A study by background-check provider EmployeeScreenIQ revealed that more than 70 percent of businesses said less than 5 percent of candidates with criminal records are not hired due to their indiscretions.
The 22-page report examines potentially explosive concerns facing employers, including the impact of criminal records on hiring, the use of social networking in screening, the implications of new EEOC guidance and the practice of asking candidates for self-disclosure of criminal records.
Colorado joins eight other states–California, Connecticut, Hawaii, Illinois, Maryland, Oregon, Vermont and Washington—in restricting access to consumer credit in the hiring process.
“The overarching takeaway from this survey is that employers seem to be screening and hiring candidates in a responsible, acceptable and legally compliant fashion,” said Nick Fishman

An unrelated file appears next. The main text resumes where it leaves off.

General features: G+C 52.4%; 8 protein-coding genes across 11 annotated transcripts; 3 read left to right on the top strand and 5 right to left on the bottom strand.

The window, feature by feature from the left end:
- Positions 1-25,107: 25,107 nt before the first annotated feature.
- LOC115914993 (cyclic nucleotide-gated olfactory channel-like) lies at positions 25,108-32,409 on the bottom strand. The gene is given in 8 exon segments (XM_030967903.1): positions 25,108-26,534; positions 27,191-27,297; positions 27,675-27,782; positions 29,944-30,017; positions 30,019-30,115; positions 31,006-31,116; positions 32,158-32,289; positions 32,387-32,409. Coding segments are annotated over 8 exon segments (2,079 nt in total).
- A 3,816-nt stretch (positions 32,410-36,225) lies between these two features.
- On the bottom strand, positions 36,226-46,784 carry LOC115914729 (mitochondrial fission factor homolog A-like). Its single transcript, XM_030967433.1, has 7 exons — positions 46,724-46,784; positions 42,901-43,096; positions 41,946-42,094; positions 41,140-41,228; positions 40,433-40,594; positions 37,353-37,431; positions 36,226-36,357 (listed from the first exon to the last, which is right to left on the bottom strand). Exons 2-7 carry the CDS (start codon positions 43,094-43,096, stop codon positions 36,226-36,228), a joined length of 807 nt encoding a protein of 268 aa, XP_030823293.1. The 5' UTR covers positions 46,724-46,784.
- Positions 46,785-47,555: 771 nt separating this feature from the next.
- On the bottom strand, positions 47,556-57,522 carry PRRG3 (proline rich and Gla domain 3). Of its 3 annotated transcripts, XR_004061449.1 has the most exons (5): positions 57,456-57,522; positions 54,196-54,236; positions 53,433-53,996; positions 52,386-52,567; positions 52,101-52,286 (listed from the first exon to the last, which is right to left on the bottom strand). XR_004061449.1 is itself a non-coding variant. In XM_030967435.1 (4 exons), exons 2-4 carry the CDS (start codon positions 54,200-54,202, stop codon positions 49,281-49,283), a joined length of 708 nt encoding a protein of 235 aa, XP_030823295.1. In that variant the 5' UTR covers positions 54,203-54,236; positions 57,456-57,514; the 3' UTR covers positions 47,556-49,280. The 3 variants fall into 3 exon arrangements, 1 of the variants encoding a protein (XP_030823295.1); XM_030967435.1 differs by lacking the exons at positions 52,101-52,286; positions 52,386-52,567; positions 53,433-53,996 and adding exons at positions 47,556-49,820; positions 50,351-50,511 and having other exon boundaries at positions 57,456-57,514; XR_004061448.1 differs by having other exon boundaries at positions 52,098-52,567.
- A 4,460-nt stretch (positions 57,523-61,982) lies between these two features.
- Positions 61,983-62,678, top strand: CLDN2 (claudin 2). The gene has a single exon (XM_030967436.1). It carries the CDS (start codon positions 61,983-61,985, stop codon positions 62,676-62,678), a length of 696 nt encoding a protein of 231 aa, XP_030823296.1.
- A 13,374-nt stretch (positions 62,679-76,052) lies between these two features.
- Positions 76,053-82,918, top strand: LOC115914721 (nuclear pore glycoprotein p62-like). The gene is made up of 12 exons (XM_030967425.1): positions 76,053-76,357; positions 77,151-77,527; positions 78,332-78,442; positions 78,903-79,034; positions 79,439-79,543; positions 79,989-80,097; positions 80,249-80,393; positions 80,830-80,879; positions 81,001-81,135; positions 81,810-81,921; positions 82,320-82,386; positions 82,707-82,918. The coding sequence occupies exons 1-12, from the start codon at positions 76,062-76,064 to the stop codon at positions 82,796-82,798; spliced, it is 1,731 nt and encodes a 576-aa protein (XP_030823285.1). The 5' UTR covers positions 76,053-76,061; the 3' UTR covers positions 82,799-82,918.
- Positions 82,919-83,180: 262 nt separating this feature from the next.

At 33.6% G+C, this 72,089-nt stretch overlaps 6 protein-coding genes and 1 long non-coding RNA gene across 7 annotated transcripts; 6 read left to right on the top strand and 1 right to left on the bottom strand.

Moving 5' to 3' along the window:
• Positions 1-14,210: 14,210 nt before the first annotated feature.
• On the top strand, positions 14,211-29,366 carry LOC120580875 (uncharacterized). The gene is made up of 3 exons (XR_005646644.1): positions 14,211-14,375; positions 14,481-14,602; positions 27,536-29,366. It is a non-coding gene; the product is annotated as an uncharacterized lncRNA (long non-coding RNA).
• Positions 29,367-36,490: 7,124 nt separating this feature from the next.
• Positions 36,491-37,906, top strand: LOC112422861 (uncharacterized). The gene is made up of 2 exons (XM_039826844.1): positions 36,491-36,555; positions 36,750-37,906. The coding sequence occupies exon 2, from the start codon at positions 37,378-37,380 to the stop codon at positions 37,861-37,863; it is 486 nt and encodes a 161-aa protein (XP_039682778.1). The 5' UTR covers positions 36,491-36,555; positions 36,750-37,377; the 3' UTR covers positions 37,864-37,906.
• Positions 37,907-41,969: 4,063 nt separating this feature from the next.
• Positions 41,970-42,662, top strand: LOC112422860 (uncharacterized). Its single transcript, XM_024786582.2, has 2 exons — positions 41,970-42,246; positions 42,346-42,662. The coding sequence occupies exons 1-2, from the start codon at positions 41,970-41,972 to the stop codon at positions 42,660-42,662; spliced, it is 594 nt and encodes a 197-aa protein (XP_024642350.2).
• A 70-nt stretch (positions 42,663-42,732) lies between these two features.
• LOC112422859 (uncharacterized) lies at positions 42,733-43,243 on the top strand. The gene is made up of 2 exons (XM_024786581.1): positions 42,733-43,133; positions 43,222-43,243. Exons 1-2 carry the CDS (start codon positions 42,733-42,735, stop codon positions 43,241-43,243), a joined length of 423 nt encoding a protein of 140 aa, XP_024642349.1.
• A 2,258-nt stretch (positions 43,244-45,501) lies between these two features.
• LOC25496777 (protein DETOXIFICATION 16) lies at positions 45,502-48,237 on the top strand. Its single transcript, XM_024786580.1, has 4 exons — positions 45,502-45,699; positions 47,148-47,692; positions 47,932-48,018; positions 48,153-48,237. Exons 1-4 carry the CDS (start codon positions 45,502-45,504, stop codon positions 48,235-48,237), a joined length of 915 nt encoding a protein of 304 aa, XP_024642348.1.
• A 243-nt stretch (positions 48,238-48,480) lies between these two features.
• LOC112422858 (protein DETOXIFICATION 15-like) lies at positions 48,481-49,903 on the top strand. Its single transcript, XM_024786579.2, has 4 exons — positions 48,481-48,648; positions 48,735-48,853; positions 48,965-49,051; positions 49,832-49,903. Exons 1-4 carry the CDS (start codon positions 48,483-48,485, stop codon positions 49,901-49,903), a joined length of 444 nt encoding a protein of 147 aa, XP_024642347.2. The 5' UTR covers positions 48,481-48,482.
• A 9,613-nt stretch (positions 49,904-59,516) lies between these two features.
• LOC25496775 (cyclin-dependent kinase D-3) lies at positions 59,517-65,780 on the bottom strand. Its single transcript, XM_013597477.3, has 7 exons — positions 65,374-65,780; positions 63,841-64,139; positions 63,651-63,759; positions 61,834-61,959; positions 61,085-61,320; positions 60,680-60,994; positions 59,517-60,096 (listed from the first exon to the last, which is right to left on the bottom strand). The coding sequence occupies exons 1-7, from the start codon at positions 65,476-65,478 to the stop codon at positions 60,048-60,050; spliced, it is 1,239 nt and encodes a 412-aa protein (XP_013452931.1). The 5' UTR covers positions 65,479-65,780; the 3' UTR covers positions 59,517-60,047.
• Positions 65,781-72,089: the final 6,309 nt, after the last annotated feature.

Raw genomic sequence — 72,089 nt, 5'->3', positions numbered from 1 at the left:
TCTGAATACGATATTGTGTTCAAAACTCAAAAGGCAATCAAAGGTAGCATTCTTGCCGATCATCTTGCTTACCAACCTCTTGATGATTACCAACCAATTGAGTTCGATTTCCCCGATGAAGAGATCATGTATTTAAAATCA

Morris will present, “Caution Ahead: Navigating the New HR Minefield of Recruiting and Screening Laws” for HR.com’s virtual conference, Online Staffing and Sourcing. It’s not too late to register for this free event, so take a few moments to sign up today.
Once the process moves to the screening phase, have someone other than the employment decision-maker do the screening, advises Jason Morris, president and COO of EmployeeScreenIQ in the Cleveland area. “Create a firewall between this person and the decision-maker,” he said, particularly if the screening will involve social media sites.
From criminal records searches to social media, the hottest issues in the background screening industry take center stage in “Quick Takes,” an entertaining and informative new video series from EmployeeScreenIQ debuting this week.
Quick Takes is an original video series from EmployeeScreenIQ, blending together bits of experience and expertise from our background screening experts.
Not only do we feel that this distinction recognizes our commitment to providing our clients with an unparalleled user experience but also that it validates our ‘No Shortcuts’ philosophy when it comes to employment background checks.
Another piece of encouraging news comes from EmployeeScreenIQ’s trend survey. Among the nearly 1,000 human resource professionals surveyed, 71% say that in only 5% of instances or less is a candidate with a criminal record not hired.